I do agree with him in that NCAP has the potential to make motorists more cautious. Rivera stating that the system puts the fear of God into road users is a little extreme, but the hassle of challenging the violation and the financial burden of paying for one are probably more than enough to make people a little more mindful of their actions. This could lead to safer roads for drivers and pedestrians alike.
But on the other hand, NCAP isn’t as effective as it could be. The road infrastructure where it operates isn’t exactly standardized or world-class, and that hinders the system’s ability to correctly detect violations. Furthermore, as the Valenzuela incident has revealed, the process includes humans who are prone to lapses in judgment. Finally, authorities are not cracking down enough on vehicles with illegal plates.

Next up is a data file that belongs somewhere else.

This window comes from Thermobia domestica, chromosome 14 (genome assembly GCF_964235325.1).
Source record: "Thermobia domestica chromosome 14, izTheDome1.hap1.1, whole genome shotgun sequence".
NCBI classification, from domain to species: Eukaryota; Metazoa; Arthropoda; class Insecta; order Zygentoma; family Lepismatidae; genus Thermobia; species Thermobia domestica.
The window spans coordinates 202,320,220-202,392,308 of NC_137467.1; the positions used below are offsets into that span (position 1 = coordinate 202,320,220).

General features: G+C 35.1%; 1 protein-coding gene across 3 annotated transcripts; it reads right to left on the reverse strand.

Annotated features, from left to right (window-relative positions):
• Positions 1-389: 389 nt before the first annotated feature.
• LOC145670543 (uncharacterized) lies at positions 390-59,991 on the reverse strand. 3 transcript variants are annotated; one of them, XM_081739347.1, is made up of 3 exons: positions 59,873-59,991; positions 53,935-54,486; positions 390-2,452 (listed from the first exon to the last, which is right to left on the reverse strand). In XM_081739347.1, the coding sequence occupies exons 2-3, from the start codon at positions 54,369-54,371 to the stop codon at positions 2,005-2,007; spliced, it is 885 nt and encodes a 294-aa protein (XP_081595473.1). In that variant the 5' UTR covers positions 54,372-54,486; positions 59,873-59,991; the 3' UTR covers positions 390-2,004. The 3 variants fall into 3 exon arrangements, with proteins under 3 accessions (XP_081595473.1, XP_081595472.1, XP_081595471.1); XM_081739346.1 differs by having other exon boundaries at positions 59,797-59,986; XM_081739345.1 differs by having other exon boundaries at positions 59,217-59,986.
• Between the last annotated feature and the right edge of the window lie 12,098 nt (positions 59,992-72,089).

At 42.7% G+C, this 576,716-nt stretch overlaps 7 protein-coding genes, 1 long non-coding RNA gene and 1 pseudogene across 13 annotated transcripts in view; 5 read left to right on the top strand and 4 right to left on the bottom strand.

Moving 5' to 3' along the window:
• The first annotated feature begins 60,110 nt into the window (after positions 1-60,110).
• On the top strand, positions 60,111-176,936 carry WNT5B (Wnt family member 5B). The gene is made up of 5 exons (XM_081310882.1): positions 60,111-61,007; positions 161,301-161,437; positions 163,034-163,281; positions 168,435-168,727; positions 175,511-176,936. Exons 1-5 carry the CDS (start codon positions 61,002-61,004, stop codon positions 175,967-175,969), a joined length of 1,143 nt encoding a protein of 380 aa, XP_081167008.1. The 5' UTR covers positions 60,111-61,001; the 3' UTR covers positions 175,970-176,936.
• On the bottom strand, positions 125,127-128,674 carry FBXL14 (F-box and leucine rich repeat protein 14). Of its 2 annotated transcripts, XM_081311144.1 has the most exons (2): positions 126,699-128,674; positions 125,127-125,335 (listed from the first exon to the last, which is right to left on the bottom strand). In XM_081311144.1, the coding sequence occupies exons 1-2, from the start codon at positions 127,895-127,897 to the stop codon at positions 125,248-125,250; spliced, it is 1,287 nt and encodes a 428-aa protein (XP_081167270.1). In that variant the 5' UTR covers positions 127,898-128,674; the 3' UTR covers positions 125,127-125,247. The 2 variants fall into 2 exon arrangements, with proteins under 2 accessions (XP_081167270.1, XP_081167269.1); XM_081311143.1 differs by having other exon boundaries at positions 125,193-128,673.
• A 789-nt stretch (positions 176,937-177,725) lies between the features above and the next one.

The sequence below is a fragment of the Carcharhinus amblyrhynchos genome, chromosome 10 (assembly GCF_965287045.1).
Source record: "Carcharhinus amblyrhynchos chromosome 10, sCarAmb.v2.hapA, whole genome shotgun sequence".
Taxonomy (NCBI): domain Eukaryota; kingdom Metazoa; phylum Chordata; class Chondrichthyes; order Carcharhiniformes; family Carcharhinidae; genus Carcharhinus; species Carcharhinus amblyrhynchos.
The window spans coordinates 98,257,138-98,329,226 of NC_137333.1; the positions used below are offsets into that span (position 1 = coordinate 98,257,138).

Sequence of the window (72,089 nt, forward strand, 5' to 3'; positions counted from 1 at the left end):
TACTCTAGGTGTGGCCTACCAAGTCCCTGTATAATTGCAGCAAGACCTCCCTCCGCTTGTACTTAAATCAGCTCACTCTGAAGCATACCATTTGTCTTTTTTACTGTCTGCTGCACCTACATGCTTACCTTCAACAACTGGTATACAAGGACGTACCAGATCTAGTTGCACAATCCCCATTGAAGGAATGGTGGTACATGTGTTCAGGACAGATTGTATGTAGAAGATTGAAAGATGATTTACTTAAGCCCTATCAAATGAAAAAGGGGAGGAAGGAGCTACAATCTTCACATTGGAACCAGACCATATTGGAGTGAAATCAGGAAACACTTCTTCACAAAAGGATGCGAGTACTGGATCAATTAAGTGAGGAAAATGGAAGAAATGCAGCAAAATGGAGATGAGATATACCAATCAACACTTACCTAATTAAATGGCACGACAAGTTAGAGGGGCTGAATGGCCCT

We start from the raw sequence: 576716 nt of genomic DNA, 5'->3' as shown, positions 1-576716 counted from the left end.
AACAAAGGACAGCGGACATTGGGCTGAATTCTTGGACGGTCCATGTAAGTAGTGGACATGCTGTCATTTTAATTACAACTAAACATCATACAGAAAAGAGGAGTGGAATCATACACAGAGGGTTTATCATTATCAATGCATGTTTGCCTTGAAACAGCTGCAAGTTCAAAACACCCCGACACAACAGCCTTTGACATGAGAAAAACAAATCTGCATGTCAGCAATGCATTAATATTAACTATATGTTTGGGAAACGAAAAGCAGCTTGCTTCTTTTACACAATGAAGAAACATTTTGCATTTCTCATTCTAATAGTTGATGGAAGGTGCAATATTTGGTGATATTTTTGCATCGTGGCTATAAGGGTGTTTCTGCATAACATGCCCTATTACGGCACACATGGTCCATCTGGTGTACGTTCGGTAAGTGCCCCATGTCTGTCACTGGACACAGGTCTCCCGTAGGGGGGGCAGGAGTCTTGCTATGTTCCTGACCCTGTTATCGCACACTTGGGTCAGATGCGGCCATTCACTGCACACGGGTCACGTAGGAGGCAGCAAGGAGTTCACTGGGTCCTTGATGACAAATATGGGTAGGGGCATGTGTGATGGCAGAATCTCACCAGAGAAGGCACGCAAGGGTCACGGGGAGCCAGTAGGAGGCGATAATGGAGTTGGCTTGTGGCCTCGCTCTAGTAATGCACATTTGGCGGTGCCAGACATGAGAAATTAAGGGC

To become a more capable tool in traffic management, NCAP must be augmented with things like standardized road signs and markings, and a way to accurately determine a particular vehicle’s location so that the cameras have some kind of backup in case they fail.
NOTE: The article was submitted to us by a PR agency, so…